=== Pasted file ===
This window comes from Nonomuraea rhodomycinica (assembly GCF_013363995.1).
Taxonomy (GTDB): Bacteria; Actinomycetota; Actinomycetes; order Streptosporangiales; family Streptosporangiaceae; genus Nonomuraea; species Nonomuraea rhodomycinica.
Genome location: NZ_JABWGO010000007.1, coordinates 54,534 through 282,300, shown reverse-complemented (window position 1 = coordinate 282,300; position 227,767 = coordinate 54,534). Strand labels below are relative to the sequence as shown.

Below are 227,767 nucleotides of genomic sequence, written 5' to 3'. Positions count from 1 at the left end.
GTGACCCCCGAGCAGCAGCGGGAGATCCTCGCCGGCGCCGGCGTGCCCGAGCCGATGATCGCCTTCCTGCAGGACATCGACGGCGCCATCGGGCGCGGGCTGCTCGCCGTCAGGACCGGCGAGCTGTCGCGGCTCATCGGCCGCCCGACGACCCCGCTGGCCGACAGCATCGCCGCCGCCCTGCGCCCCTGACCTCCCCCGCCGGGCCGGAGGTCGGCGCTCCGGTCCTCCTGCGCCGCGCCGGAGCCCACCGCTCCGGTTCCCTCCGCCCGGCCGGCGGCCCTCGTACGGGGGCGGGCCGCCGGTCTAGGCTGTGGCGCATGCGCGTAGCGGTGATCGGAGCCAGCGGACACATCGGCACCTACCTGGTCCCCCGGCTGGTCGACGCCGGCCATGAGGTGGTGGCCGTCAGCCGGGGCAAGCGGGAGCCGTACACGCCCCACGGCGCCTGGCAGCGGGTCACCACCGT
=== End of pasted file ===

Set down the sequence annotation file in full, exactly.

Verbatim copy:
This window comes from Nonomuraea rhodomycinica (assembly GCF_013363995.1).
Taxonomy (GTDB): Bacteria; Actinomycetota; Actinomycetes; order Streptosporangiales; family Streptosporangiaceae; genus Nonomuraea; species Nonomuraea rhodomycinica.
Genome location: NZ_JABWGO010000007.1, coordinates 54,534 through 282,300, shown reverse-complemented (window position 1 = coordinate 282,300; position 227,767 = coordinate 54,534). Strand labels below are relative to the sequence as shown.

Below are 227,767 nucleotides of genomic sequence, written 5' to 3'. Positions count from 1 at the left end.
GTGACCCCCGAGCAGCAGCGGGAGATCCTCGCCGGCGCCGGCGTGCCCGAGCCGATGATCGCCTTCCTGCAGGACATCGACGGCGCCATCGGGCGCGGGCTGCTCGCCGTCAGGACCGGCGAGCTGTCGCGGCTCATCGGCCGCCCGACGACCCCGCTGGCCGACAGCATCGCCGCCGCCCTGCGCCCCTGACCTCCCCCGCCGGGCCGGAGGTCGGCGCTCCGGTCCTCCTGCGCCGCGCCGGAGCCCACCGCTCCGGTTCCCTCCGCCCGGCCGGCGGCCCTCGTACGGGGGCGGGCCGCCGGTCTAGGCTGTGGCGCATGCGCGTAGCGGTGATCGGAGCCAGCGGACACATCGGCACCTACCTGGTCCCCCGGCTGGTCGACGCCGGCCATGAGGTGGTGGCCGTCAGCCGGGGCAAGCGGGAGCCGTACACGCCCCACGGCGCCTGGCAGCGGGTCACCACCGT